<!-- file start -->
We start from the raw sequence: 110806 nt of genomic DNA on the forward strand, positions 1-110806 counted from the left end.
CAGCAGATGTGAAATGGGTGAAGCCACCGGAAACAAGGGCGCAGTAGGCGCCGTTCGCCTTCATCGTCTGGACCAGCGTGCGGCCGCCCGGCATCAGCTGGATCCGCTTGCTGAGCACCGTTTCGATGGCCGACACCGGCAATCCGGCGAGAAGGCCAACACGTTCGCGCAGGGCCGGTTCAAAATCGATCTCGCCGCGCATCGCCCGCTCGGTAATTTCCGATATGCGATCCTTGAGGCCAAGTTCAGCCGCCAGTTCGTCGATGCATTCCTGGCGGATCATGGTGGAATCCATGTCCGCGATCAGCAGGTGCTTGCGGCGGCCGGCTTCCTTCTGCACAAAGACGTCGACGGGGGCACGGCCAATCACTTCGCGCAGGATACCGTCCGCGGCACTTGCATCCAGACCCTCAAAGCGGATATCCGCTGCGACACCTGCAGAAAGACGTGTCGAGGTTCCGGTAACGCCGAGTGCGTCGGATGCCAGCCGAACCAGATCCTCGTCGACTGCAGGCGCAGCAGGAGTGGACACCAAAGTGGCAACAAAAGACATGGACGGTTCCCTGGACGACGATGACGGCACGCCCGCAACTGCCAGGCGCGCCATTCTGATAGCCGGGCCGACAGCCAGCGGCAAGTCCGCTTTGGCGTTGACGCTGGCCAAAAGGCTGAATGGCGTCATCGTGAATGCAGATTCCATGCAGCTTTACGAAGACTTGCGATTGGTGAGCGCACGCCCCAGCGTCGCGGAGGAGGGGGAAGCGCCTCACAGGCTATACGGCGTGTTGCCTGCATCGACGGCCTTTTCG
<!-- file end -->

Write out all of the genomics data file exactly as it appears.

We start from the raw sequence: 110806 nt of genomic DNA on the forward strand, positions 1-110806 counted from the left end.
CAGCAGATGTGAAATGGGTGAAGCCACCGGAAACAAGGGCGCAGTAGGCGCCGTTCGCCTTCATCGTCTGGACCAGCGTGCGGCCGCCCGGCATCAGCTGGATCCGCTTGCTGAGCACCGTTTCGATGGCCGACACCGGCAATCCGGCGAGAAGGCCAACACGTTCGCGCAGGGCCGGTTCAAAATCGATCTCGCCGCGCATCGCCCGCTCGGTAATTTCCGATATGCGATCCTTGAGGCCAAGTTCAGCCGCCAGTTCGTCGATGCATTCCTGGCGGATCATGGTGGAATCCATGTCCGCGATCAGCAGGTGCTTGCGGCGGCCGGCTTCCTTCTGCACAAAGACGTCGACGGGGGCACGGCCAATCACTTCGCGCAGGATACCGTCCGCGGCACTTGCATCCAGACCCTCAAAGCGGATATCCGCTGCGACACCTGCAGAAAGACGTGTCGAGGTTCCGGTAACGCCGAGTGCGTCGGATGCCAGCCGAACCAGATCCTCGTCGACTGCAGGCGCAGCAGGAGTGGACACCAAAGTGGCAACAAAAGACATGGACGGTTCCCTGGACGACGATGACGGCACGCCCGCAACTGCCAGGCGCGCCATTCTGATAGCCGGGCCGACAGCCAGCGGCAAGTCCGCTTTGGCGTTGACGCTGGCCAAAAGGCTGAATGGCGTCATCGTGAATGCAGATTCCATGCAGCTTTACGAAGACTTGCGATTGGTGAGCGCACGCCCCAGCGTCGCGGAGGAGGGGGAAGCGCCTCACAGGCTATACGGCGTGTTGCCTGCATCGACGGCCTTTTCG